- Brandon Langley (discussion TA) → firstname.lastname@example.org
- Pin-Chun Pai (grader) → email@example.com
- Shengzhu Yin (grader) → firstname.lastname@example.org
Loomis 144, Tuesdays and Thursdays, 11:00 AM - 12:20 PM
Loomis 136, Thurs evenings, one hour in the period 5:00 - 8:00 PM. The exact time of your discussion will depend on the particular section for which you registered, see details here.
222 Loomis, Wed 5-7 PM Pin-Chun Pai 222 Loomis, Thurs 3-5 PM Prof. MacDougall 222 Loomis, Fri. 12-2 PM Brandon Langley 464 Loomis, Fri. 4:30-6:30 PM Shengzhu Yin
Course Text Books
- "Classical Mechanics" by John R. Taylor (Required)
- "Introduction to Classical Mechanics" by David Morin (Recommended)
which was recently removed from the library webpage, but is available for rent from Amazon.
- "Exploring Black Holes" by Edwin F. Taylor, John A. Wheeler, and Edmund Bertschinger
which is currently free online here.
- See here.
Course Grade Breakdown
Homework will be 30% of the total grade (there are 11 total assignments and the lowest score will be dropped), lecture participation using iClickers 5%, discussion attendance 5%, and exams will count for 60% (two mid-term exams are worth 15% each, and the final exam is 30%). For details regarding acquisition and use of iClickers in this course, click here.
Homework due dates and time
Homework assignments are due at 6:30 PM on Friday. Your solutions are to be deposited in the course homework box that is located on the second floor of Loomis Lab, at the entrance to the overpass to the Materials Research Lab (MRL) on the north side. Assignments which are late, but handed in by the following Monday at 6:30 PM will lose 20%. No late assignments will be accepted after Monday at 6:30 PM!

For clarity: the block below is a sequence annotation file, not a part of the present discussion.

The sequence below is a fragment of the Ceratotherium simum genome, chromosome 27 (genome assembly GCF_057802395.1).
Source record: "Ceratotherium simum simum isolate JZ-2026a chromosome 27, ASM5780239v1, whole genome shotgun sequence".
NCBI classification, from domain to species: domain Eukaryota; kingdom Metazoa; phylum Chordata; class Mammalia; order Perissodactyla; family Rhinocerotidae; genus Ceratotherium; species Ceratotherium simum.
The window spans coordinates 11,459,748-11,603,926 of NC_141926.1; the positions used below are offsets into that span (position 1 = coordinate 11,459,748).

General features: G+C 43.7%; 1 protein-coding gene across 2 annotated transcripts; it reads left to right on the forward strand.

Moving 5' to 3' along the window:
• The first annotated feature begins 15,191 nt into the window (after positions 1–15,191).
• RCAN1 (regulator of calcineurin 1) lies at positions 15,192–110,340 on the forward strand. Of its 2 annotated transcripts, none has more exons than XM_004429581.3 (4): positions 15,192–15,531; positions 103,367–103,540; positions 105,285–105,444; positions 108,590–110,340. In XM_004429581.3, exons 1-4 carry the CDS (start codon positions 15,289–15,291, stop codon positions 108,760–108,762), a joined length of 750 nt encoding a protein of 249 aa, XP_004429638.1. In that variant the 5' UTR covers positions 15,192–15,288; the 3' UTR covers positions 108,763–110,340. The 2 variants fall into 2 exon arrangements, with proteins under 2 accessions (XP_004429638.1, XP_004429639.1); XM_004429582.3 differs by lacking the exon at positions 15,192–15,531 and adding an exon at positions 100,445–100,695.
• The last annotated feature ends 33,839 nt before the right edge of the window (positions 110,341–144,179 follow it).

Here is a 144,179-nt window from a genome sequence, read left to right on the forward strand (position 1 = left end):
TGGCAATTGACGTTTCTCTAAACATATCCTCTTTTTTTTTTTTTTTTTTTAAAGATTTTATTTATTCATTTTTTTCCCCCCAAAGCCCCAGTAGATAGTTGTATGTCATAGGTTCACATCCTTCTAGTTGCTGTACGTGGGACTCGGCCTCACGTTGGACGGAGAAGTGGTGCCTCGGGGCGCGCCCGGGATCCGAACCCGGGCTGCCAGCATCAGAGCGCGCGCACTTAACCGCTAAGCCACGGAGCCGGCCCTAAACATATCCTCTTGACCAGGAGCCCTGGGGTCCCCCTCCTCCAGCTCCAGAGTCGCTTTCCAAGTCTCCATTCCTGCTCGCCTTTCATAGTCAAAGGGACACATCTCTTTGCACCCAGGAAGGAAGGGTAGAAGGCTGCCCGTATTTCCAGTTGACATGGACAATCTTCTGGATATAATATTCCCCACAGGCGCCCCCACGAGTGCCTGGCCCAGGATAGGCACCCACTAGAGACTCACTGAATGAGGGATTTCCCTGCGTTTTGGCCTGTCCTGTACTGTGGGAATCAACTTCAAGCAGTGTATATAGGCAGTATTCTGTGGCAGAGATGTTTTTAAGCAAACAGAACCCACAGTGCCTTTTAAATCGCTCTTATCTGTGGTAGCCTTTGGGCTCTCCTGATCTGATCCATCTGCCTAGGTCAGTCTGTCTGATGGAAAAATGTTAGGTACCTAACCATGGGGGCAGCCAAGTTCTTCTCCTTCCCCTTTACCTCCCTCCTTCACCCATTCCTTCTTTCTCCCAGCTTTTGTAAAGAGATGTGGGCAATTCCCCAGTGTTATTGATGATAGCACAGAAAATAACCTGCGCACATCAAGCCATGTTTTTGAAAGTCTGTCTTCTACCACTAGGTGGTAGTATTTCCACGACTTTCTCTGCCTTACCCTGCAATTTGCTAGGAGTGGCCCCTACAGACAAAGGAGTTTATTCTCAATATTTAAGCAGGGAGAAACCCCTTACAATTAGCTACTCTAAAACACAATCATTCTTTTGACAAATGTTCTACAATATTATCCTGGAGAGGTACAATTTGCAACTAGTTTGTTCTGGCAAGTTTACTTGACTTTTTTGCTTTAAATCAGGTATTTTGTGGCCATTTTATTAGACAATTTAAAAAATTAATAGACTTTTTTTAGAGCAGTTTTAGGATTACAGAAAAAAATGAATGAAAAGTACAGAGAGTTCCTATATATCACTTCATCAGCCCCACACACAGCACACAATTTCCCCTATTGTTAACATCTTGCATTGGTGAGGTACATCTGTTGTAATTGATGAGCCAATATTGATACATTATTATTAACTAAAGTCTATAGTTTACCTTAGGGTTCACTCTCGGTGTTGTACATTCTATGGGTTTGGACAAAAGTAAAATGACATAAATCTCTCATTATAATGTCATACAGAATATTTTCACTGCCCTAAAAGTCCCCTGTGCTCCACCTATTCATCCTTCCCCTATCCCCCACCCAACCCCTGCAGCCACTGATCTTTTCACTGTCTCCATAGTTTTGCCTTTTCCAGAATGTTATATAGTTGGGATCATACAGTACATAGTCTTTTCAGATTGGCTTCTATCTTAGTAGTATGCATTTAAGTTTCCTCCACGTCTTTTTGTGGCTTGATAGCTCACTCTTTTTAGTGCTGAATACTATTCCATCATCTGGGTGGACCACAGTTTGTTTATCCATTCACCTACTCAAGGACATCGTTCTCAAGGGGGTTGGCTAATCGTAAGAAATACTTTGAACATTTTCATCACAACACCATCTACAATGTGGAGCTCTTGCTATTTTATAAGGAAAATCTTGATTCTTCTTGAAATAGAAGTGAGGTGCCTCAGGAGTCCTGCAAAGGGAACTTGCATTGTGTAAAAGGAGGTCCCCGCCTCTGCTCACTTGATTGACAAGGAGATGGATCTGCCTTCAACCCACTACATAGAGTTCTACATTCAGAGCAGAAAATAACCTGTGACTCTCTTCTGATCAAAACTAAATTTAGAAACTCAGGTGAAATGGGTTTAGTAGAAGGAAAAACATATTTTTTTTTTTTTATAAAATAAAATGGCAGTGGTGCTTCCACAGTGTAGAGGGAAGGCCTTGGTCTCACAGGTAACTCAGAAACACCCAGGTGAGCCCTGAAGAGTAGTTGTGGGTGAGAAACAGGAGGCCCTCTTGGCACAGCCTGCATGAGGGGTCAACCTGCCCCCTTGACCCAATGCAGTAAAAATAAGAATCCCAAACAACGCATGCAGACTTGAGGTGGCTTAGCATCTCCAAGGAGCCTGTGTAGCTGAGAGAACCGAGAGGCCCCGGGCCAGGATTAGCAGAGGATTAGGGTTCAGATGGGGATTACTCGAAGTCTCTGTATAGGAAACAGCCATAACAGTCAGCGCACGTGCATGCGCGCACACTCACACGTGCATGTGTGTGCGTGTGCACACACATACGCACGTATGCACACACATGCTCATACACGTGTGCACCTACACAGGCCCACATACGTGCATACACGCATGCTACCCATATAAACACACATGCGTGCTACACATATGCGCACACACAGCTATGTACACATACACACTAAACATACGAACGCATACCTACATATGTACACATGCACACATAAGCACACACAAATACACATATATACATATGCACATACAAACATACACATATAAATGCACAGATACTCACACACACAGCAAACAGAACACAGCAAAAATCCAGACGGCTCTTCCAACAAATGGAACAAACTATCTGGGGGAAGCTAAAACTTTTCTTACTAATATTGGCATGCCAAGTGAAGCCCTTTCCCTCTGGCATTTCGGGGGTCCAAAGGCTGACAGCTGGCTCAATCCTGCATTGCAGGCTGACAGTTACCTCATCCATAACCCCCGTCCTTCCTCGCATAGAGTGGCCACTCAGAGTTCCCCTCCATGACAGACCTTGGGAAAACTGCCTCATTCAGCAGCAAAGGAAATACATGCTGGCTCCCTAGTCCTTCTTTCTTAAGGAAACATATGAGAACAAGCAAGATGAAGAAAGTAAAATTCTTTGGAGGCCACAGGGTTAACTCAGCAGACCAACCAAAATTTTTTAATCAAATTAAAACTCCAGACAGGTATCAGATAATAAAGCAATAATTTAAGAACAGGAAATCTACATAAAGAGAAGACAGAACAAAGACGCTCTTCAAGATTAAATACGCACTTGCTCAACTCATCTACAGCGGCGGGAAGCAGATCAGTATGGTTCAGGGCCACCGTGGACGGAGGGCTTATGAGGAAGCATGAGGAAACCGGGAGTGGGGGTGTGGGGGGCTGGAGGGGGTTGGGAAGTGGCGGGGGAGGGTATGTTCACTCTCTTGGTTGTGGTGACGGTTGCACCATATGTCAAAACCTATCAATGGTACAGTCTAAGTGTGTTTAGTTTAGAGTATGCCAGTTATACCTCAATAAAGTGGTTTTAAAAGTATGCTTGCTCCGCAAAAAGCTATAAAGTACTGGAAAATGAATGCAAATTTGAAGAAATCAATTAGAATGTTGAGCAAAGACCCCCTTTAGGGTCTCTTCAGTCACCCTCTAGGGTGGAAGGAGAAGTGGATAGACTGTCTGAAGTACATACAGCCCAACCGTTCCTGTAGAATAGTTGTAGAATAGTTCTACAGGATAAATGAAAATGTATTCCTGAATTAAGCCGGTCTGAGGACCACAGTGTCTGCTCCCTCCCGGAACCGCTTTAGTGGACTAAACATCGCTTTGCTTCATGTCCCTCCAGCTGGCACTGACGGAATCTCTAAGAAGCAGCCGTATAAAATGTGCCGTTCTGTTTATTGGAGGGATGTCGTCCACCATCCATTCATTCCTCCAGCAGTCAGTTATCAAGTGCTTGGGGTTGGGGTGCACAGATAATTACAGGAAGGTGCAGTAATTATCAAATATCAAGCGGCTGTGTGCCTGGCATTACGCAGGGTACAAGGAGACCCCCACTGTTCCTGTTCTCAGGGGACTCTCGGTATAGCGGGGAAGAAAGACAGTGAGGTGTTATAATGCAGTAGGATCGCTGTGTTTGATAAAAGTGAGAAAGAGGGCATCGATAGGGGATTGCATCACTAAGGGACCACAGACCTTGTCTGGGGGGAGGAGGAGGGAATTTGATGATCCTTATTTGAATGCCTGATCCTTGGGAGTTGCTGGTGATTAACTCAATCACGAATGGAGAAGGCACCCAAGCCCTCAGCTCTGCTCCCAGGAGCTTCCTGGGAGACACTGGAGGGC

General Policy Regarding Grading
Homework is considered essential to learning course material, and should be treated as training for future work rather than as a test of what you already know. You should start working on an assignment early, close to when it is posted on Friday. We encourage students to work together, and get help from the professor or TAs when they encounter difficulties. We will happily explain difficult concepts during office hours and check your work for errors. For this reason, scores on homework are typically high (~95%). Don't make the mistake of starting your homework the day before it is due!
Partial credit will be given on homework and exams if and only if the work is coherent. A random scattering of thoughts will not be awarded points. Simple numerical errors will not be strongly punished, however students are expected to be careful about their work and will lose points for errors which give incorrect physical results. The steps to receiving partial credit are: (i) write your solution neatly and coherently using equations and words to describe what you are doing (ii) checking your answer for consistency e.g. are units correct, does the solution behave correctly in known limits? Write as though you are explaining the problem to somebody who doesn't already know the answer! Expect the exams to be challenging but to be curved accordingly.